You can also see whether the conclusion rate has actually increased or decreased, how long it takes for contacts to reach that objective, and you can search all contacts to see who did and didn’t reach the goal. ActiveCampaign’s Message Variables is my preferred feature. It saves me a lot of time and effort, and neither MailChimp nor ConvertKit (upgrade: 9/2020 ConvertKit now has ” snippets”) has a comparable feature.
Let’s state you have the given name of only some of your contacts, which is the case with my list. I typically do not require a first name to register to my list, but in some cases I get a first name, such as when somebody buys a product. Would not it be good to greet your contacts by name, in the events when you have it? You can do this, however it’s cumbersome.
I’m also filtering for generic terms included by other systems, such as a dash, or “Visitor.” If they have a very first name, I state “Hey,” and then their given name. If they don’t, I just say “Hey there,” (). By building a Message Variable in ActiveCampaign, I can easily change my welcoming according to whether I have the contact’s first name.
I produced a variable that’s merely %greeting-hey%. If I have the contact’s name, it shows up in the email. If I do not have the contact’s name, it defaults to “Hey,”. Where Message Variables truly conserve me a great deal of time is by enabling me use the same automation over and over again for my webinars, and I can rapidly alter out all of the details.
Here are variables for a webinar I run called “Bust Through Creative Blocks.” You can see I have a lot of different variables here, such as the date and time of the webinar, the price of the product, offer terms, voucher code, and more. Each time I run a brand-new webinar, I can change each of these variables to match any schedule changes or offer changes.
And here it remains in an e-mail. This message variable allows me to easily alter out a countdown timer. I did discuss earlier that a person of the cons of ActiveCampaign is their e-mail modifying experience. I switched from MailChimp, and MailChimp occurs to have the very best e-mail editing experience. I really like to send out simple emails.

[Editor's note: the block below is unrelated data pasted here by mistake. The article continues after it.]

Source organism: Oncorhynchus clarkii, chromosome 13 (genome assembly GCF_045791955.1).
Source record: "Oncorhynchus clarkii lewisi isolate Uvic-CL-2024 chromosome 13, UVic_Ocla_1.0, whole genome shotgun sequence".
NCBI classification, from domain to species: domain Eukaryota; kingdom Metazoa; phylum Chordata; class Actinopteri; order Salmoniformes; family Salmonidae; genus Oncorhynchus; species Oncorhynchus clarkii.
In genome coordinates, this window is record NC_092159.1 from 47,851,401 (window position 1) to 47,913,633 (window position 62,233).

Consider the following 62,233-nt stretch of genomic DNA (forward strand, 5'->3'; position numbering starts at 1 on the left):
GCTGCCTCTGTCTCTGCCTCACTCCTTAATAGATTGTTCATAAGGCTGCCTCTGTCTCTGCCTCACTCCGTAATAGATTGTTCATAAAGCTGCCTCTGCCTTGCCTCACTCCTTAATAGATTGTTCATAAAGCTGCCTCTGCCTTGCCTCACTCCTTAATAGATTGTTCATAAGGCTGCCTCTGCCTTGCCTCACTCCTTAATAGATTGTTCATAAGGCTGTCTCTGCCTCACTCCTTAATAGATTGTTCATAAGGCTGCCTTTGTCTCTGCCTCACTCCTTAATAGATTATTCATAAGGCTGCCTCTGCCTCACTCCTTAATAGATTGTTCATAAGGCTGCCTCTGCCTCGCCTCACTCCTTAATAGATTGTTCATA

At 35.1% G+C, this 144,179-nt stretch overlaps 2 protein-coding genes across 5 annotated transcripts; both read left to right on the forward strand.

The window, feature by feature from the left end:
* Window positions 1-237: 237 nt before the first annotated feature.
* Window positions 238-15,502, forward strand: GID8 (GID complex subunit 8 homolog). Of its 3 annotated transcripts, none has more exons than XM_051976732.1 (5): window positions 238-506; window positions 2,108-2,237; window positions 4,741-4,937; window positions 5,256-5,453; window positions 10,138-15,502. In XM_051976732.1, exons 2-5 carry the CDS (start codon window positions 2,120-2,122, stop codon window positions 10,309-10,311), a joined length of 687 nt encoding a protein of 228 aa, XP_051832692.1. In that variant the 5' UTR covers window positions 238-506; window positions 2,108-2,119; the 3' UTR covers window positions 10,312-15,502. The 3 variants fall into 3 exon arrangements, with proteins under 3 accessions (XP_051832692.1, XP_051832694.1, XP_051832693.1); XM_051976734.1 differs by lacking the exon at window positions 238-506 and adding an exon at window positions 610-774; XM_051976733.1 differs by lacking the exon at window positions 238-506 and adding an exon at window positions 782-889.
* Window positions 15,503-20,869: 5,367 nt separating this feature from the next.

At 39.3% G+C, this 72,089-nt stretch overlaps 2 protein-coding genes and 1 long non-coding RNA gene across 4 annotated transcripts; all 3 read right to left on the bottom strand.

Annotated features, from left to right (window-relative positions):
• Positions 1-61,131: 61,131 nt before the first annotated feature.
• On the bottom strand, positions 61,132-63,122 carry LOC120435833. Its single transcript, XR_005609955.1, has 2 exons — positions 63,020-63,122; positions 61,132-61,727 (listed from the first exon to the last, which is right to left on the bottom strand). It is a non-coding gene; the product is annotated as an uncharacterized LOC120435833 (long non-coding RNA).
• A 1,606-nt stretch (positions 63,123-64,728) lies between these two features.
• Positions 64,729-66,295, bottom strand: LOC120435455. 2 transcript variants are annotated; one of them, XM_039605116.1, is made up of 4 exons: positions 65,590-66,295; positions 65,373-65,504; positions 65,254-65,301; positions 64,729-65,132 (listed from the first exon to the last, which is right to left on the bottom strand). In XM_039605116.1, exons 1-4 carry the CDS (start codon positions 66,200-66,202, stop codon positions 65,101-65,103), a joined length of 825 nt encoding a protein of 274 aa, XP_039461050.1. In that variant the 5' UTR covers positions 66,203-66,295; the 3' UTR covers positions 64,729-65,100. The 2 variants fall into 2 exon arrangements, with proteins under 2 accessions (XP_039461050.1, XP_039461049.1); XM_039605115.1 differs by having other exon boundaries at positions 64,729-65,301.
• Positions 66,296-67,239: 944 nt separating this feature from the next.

I’ve found that very hard to do with ActiveCampaign. For some time, I was editing emails in ActiveCampaign’s hybrid editor, which is quite cumbersome. For a long time, I utilized ActiveCampaign’s hybrid HTML and WYSIWYG editor, which was activated by a standard template I produced. The interface for the HTML editor looks like it was pulled from some totally free open-source task. .
Nevertheless, adding images is a little bit of a chore. You need to choose them from a file web browser. There’s no drag and drop option. ActiveCampaign’s HTML email editor needs that you make up entirely in HTML. The alternative to this, if you wish to have control over the HTML, is to edit pure HTML, with a preview on the side.
Adding images to ActiveCampaign’s abundant full-screen editor is a cumbersome experience. You need separate text boxes for above and listed below the image. Recently I have started using ActiveCampaign’s rich full-screen editor. They have some nice templates, but I still wish to send out the simplest email possible. They do have some plain-looking emails, but they have some degree of very little format, which you can’t remove – .
But, with some changes, I can make my e-mail quite basic. I can make it immediately use up the whole window, and I can modify the typography to be somewhat bigger, and have a little bit more prominent. The most aggravating part of ActiveCampaign’s rich full-screen editor is adding images. Envision you have actually simply typed out a terrific e-mail. .